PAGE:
My own grandmother was tattooed as a child, "blue dot" patterns all over her, she doesn't remember the pain, but her parents did it, because it was considered a symbol of status. That benefited her socially.

    My point is, you're not wrong, to an extent. I think people are also generally well aware of the pros/cons of putting their child through a painful experience, with the consideration of how/if it will/might benefit them in the future.

    I don't think its so much about the pain, but more of the change that will occur because of it.

  8. #38
    Senior Member LEGERdeMAIN's Avatar
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    Quote Originally Posted by YWIR View Post
    Well, you're right. Depends on where you're from really. I've seen documentaries (can't remember well, correct me if I'm wrong)about certain tribes in Africa that put their kids through a lot of physical pain, as a means of " introducing them" into society/right of passage. There are tribes in Thailand that dress rings around young girls' necks in order to elongate them, because that is what their tribe/people consider to be beautiful.
    My own grandmother was tattooed as a child, "blue dot" patterns all over her, she doesn't remember the pain, but her parents did it, because it was considered a symbol of status. That benefited her socially.

    My point is, you're not wrong, to an extent. I think people are also generally well aware of the pros/cons of putting their child through a painful experience, with the consideration of how/if it will/might benefit them in the future.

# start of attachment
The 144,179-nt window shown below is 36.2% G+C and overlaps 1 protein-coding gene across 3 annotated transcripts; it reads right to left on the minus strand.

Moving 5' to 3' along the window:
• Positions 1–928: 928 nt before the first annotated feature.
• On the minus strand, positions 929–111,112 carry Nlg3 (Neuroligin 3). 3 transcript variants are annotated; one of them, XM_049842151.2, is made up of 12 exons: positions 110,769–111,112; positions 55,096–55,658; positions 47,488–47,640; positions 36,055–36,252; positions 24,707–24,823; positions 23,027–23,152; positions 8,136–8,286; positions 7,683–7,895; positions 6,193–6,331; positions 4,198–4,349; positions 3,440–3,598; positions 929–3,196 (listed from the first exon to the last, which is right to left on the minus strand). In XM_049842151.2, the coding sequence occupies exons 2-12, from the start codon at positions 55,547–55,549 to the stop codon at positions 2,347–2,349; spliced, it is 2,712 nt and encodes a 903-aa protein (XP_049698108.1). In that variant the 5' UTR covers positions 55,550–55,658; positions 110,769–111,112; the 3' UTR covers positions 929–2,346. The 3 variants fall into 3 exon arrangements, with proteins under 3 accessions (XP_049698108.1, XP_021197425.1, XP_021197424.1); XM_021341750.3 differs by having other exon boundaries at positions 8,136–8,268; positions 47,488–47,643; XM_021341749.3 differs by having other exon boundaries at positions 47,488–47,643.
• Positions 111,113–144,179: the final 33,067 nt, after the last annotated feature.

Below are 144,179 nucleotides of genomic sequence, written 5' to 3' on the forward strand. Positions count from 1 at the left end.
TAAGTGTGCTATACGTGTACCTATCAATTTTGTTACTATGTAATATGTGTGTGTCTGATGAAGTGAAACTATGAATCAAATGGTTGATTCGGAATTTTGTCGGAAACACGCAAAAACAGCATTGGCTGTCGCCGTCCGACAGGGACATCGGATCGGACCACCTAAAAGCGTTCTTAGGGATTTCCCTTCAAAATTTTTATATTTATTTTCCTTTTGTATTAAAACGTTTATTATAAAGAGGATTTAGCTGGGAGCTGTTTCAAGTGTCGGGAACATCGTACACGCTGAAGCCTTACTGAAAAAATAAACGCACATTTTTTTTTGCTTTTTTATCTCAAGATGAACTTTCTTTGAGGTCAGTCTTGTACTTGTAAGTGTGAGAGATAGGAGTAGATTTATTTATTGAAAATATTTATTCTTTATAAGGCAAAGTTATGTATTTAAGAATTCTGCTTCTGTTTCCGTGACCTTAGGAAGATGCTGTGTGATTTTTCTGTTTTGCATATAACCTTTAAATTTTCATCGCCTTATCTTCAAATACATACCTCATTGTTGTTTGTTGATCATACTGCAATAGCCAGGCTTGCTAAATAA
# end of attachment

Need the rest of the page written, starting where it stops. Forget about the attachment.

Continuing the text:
I don't think its so much about the pain, but more of the change that will occur because of it.
    I never said it was right or wrong in any absolute sense. If I was MASTER OF THE UNIVERSE, I wouldn't want people doing anything permanent to their bodies for decorative or cultural reasons because tattoos and giant hoops installed in your ear lobes could prevent the individual from moving on and being accepted in other cultures. As far as the tattooing kids for identification reasons I've already said, along with others, that it might be better to use a baby-tracking chip since it's more difficult to remove than a tattoo. Honestly, I don't see what we disagree on. Am I supposed to be arguing with you?
    “Some people will tell you that slow is good – but I’m here to tell you that fast is better. I’ve always believed this, in spite of the trouble it’s caused me. Being shot out of a cannon will always be better than being squeezed out of a tube. That is why God made fast motorcycles, Bubba…”


  9. #39
    figsfiggyfigs
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    Quote Originally Posted by LEGERdeMAIN View Post
    Honestly, I don't see what we disagree on. Am I supposed to be arguing with you?
    Huh? No, why would you think I'm arguing with you

  10. #40
    Ginkgo
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    Quote Originally Posted by Lark View Post
    I hadnt considered that particular dichotomy, it wasnt discipline less or discipline more so much as dont discipline at all or no one knows better or different from anyone else so dont even judge.
    Any parent trying to live by that philosophy would soon become the child.